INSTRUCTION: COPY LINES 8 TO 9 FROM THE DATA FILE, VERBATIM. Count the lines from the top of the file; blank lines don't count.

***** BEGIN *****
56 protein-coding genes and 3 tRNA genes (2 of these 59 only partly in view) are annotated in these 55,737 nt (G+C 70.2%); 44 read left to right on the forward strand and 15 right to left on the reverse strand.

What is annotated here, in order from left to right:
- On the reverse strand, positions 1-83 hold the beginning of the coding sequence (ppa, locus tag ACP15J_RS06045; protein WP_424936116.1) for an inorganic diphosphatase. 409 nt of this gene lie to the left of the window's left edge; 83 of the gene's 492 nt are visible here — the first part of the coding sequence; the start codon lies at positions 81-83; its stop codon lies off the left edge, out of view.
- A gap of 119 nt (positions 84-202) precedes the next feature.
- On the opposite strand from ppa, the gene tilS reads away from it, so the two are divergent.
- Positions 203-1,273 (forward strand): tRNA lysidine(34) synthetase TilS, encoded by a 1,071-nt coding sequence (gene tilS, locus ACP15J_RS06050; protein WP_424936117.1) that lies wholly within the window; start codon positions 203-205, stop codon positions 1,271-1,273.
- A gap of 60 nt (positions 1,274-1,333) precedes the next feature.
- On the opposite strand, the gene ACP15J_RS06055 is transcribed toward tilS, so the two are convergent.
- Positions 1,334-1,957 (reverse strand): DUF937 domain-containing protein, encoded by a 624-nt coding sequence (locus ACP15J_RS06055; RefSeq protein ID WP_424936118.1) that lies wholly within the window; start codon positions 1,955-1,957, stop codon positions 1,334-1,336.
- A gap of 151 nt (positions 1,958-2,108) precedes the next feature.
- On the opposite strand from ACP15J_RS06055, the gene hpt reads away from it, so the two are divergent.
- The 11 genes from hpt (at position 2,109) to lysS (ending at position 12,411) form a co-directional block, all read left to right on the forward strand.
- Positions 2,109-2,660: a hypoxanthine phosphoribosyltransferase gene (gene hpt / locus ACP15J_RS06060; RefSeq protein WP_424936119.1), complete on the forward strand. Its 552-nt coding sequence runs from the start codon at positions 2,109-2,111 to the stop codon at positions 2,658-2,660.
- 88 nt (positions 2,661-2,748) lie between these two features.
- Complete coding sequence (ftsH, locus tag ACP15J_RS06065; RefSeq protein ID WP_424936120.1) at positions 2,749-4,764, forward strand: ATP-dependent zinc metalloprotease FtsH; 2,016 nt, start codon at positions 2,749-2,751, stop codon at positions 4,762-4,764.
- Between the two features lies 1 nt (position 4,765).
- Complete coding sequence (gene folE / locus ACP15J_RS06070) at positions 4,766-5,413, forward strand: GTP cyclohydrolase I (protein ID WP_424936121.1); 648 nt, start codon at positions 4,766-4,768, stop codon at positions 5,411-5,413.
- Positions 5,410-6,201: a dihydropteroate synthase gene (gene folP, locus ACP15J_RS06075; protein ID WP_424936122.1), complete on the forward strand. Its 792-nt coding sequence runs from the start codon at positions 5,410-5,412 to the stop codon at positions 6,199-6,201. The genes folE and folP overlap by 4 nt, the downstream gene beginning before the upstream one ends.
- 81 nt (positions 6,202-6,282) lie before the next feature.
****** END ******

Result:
- On the opposite strand, the gene ACP15J_RS06055 is transcribed toward tilS, so the two are convergent.
- Positions 1,334-1,957 (reverse strand): DUF937 domain-containing protein, encoded by a 624-nt coding sequence (locus ACP15J_RS06055; RefSeq protein ID WP_424936118.1) that lies wholly within the window; start codon positions 1,955-1,957, stop codon positions 1,334-1,336.